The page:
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Making up for Lost Time

With crime scenes, time travel and an on-campus scavenger hunt, University Theatre staged a mystery while reviving campus amid the pandemic. Photography by Marc Hall ’20 MA, NC State.

The website looked real, just like an NC State website. “The Institute for Temporal Observation and Application” gave a Broughton Hall address and even included the slogan: “Think and Do . . . the Impossible.” In a grainy welcoming video on the site, the Institute’s founder, Dr. Alistair Beldon, makes an oblique reference to time travel — and invites students to volunteer for a research project.

It all looked so — well, real — that NC State’s Physics Department even had to ask for a disclaimer on the site.

No, NC State was not studying time travel. This was an illusion — an elaborate one that took several hundred participants into a genre-defying theatrical production spread out over several months of the 2022 spring semester. The action took place in multiple locations across campus, immersing participants in a story in which they would help create the outcome. And all along, it was shrouded in secrecy.

The creators — although many participants weren’t aware of it until well into the semester — were the folks at University Theatre. Jayme Mellema, the theater’s resident scenic designer for 10 years, normally spends his time in Thompson Hall creating the scenes and stagecraft that bring a performance to life. When Mellema and his colleagues realized there would be no live theater in the fall of 2020, “We were thinking, ‘What can we do?’ ”

A bit of a science fiction buff, Mellema was working on a script about time travel. An idea took root — a time-travel-themed production with scenes taking place over the course of a semester, where visitors could come in small groups, uncover a series of puzzles and engage with an ongoing story.

Above, Device No. 1, which contained negative energy density material, allowing time travel. Below left, The adventure was advertised with low-tech flyers placed around campus. Below right, a lapel pin with The Institute’s logo was given to participants.

It ended up being part scavenger hunt, part escape room, or as Mellema describes it, “a live-action video game.”

The plot was this: NC State had been secretly studying time travel at “The Institute,” housed in Broughton Hall, since the 1960s. The audience initially signed up to participate in research, but soon learned something was amiss: Three NC State students had gone missing and were presumed to be lost in time. The audience became part of a group called “the Cadre” that was trying to find the students and learn more about The Institute and Beldon, its evil founder. (And in a Back to the Future twist, one of the lost-in-time students met their parents before they were married.)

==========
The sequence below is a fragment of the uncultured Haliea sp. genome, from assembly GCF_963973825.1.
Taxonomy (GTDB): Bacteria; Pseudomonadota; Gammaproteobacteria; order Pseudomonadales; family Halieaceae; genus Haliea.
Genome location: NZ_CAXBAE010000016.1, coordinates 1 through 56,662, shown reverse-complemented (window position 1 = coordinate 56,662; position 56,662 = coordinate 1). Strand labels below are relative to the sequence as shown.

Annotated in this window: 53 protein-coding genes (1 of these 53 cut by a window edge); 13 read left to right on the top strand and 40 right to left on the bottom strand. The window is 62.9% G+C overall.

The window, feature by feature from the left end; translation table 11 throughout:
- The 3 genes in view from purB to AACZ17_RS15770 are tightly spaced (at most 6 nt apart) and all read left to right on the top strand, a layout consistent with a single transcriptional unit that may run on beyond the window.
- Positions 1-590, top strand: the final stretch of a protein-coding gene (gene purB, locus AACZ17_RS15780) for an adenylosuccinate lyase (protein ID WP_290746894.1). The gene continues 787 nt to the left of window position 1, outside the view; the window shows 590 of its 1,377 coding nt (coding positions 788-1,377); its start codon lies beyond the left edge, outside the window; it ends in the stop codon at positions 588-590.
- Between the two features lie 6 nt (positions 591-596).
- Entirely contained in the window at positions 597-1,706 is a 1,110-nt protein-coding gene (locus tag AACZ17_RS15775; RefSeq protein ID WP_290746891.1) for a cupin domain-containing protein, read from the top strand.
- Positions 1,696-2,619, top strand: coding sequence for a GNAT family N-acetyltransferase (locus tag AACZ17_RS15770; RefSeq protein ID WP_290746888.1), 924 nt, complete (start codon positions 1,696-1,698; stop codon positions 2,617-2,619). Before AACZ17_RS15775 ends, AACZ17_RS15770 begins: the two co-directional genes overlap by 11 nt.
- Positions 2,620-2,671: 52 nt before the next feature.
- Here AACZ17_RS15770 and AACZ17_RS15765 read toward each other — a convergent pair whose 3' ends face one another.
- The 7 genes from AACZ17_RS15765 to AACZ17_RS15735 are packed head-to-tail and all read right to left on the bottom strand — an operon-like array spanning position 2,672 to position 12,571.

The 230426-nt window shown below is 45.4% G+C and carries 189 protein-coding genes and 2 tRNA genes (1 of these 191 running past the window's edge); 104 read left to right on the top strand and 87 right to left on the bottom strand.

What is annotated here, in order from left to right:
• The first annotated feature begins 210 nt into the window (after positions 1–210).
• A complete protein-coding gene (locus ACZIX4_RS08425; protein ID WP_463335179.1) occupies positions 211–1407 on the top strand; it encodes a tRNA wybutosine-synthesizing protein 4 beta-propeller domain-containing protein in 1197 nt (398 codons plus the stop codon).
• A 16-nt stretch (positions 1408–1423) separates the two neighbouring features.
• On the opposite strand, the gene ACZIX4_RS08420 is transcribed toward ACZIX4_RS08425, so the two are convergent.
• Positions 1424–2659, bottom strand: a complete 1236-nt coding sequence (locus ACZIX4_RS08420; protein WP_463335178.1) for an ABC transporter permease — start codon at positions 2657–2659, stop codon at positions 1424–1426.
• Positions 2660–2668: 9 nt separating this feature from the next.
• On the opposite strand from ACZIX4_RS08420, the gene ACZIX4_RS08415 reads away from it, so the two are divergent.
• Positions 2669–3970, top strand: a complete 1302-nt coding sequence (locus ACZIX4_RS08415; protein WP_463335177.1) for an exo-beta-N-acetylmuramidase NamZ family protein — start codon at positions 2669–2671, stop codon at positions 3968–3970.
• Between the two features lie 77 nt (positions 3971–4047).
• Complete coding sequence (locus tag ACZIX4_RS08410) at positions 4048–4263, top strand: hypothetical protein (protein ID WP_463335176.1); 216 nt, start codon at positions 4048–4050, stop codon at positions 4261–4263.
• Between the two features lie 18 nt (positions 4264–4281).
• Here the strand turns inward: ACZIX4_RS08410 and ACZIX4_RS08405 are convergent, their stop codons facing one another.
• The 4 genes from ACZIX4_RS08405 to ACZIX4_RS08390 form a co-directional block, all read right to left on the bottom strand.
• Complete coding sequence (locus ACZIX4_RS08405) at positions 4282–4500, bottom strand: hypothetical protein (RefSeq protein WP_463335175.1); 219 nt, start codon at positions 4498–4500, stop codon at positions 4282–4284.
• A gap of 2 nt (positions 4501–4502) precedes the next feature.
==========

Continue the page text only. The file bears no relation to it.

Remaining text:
Dr. Beldon speaks on a screen in the observatory.

An unused third-floor lab in Broughton Hall became the recruiting office for The Institute, the first stop for the audience. Later scenes took place all over campus. A Ford F-150 pickup truck belonging to one of the missing students was parked in the Reynolds Coliseum lot in a space marked “The Institute — Enforced 24/7” with clues, such as a note with a phone number, visible on the dashboard. A third-floor room in 111 Lampe Drive was turned into a hideout where Emma, one of the students stuck in the 1970s, lived. Period details included women’s lib posters on the wall, an electric typewriter and a WKNC DJ announcing that Pink Floyd had just hit the top of the charts.

Mellema and his theater colleagues had to do a massive amount of collaboration with officials across campus. The university architect’s office helped find unused space. Campus police discussed safety protocols. University Transportation gave The Institute a parking space. The University Surplus office provided materials to build the sets. (“We told them, ‘We need all the weird scientific equipment you are about to throw out,’ ” Mellema says.) Even the University Communications office was advised — just in case anyone thought NC State was really studying time travel.

Mike White, left, and Jayme Mellema, right, in front of the observatory’s console, made of painted wood.